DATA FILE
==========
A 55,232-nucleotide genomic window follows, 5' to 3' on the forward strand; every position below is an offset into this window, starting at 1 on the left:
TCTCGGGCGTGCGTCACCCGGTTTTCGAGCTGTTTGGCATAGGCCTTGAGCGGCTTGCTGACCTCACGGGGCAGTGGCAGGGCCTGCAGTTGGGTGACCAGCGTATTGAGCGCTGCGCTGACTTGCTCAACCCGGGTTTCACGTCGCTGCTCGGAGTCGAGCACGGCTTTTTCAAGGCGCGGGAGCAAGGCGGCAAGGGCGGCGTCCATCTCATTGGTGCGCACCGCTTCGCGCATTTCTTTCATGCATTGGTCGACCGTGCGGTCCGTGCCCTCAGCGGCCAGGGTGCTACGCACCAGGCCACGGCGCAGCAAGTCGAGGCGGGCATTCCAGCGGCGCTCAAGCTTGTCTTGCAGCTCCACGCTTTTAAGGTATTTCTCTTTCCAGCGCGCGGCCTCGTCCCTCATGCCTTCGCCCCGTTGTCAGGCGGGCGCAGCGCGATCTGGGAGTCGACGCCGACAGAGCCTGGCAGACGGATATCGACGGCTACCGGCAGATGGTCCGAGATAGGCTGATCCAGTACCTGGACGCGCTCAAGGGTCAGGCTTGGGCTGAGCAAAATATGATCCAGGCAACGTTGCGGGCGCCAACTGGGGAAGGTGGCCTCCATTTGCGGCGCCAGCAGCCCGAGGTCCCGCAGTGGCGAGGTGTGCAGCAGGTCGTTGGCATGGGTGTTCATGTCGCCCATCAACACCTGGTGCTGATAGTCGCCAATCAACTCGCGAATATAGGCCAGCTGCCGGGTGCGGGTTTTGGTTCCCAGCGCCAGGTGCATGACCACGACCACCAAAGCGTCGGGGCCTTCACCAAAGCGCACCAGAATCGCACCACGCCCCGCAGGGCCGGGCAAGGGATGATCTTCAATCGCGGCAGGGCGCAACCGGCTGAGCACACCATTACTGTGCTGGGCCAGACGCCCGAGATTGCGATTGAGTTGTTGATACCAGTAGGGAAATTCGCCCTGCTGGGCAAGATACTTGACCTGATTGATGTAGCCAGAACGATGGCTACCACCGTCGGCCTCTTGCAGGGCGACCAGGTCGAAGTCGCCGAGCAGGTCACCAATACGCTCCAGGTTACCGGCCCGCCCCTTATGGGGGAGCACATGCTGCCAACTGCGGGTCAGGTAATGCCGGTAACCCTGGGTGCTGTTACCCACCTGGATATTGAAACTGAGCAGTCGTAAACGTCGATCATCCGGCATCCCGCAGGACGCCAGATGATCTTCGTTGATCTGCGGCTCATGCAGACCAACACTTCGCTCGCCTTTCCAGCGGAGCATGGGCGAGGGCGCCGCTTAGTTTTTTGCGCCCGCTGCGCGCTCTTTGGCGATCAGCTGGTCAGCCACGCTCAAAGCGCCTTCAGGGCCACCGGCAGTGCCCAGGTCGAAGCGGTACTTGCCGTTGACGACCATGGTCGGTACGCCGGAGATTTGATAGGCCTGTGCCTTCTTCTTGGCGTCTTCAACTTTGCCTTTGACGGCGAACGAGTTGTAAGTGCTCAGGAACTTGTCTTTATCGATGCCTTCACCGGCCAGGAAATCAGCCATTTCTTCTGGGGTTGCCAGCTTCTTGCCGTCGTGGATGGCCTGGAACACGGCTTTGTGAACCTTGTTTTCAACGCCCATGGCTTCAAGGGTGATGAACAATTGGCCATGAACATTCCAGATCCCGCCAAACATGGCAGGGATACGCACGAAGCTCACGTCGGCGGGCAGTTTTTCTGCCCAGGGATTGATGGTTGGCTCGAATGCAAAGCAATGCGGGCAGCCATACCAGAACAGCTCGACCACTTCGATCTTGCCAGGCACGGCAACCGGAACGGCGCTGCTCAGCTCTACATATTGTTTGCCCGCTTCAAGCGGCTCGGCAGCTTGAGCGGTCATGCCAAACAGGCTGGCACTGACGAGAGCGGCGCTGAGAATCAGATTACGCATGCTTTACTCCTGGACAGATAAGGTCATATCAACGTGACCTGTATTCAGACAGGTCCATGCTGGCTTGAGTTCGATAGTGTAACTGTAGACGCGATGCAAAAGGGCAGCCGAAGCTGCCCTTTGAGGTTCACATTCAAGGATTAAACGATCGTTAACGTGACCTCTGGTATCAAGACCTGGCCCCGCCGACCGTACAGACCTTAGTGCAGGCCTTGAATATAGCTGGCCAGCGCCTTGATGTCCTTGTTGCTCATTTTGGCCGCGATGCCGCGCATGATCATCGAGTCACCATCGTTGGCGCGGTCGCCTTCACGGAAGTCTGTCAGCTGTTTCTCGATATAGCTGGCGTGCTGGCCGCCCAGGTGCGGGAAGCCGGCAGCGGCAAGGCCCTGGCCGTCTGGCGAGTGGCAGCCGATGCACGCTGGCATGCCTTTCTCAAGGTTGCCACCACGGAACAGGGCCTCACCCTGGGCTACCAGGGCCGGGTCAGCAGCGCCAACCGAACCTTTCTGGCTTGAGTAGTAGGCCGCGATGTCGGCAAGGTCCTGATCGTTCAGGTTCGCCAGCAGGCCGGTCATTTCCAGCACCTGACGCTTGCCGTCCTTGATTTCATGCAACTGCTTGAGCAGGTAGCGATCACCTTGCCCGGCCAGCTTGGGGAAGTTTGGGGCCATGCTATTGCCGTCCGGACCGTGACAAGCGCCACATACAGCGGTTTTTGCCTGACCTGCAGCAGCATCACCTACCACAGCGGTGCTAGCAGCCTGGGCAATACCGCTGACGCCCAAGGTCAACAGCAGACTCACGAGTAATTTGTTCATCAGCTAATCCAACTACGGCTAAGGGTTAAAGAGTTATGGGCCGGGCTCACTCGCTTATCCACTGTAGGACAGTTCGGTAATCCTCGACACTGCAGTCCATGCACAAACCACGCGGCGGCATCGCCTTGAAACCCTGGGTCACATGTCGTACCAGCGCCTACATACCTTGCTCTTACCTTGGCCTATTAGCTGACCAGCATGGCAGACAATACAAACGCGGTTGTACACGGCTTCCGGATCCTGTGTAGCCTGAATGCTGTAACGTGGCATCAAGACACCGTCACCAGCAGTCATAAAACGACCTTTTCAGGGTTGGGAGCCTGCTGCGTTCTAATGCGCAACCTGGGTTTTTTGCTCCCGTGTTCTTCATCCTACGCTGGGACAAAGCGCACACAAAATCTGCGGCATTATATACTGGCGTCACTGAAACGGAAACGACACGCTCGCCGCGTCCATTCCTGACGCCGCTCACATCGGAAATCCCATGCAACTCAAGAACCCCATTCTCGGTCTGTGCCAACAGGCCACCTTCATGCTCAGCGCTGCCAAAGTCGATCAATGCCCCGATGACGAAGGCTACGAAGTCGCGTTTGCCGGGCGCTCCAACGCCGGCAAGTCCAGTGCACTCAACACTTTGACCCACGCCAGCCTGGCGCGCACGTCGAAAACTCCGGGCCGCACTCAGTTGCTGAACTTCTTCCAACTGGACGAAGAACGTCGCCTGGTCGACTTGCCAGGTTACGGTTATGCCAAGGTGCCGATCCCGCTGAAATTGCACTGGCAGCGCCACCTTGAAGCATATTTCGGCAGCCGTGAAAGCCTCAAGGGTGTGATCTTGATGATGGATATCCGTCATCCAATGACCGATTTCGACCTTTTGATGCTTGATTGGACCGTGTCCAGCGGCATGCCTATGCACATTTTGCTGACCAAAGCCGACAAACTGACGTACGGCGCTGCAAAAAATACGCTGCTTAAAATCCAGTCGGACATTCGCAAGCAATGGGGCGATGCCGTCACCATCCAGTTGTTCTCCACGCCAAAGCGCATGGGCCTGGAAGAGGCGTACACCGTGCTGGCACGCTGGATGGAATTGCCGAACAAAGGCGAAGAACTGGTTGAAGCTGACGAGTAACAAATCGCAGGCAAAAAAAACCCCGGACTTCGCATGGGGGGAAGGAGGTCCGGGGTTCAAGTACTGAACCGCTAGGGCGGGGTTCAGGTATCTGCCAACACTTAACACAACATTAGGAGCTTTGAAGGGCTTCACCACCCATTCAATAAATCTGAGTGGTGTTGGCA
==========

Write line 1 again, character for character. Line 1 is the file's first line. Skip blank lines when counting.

A 55,232-nucleotide genomic window follows, 5' to 3' on the forward strand; every position below is an offset into this window, starting at 1 on the left: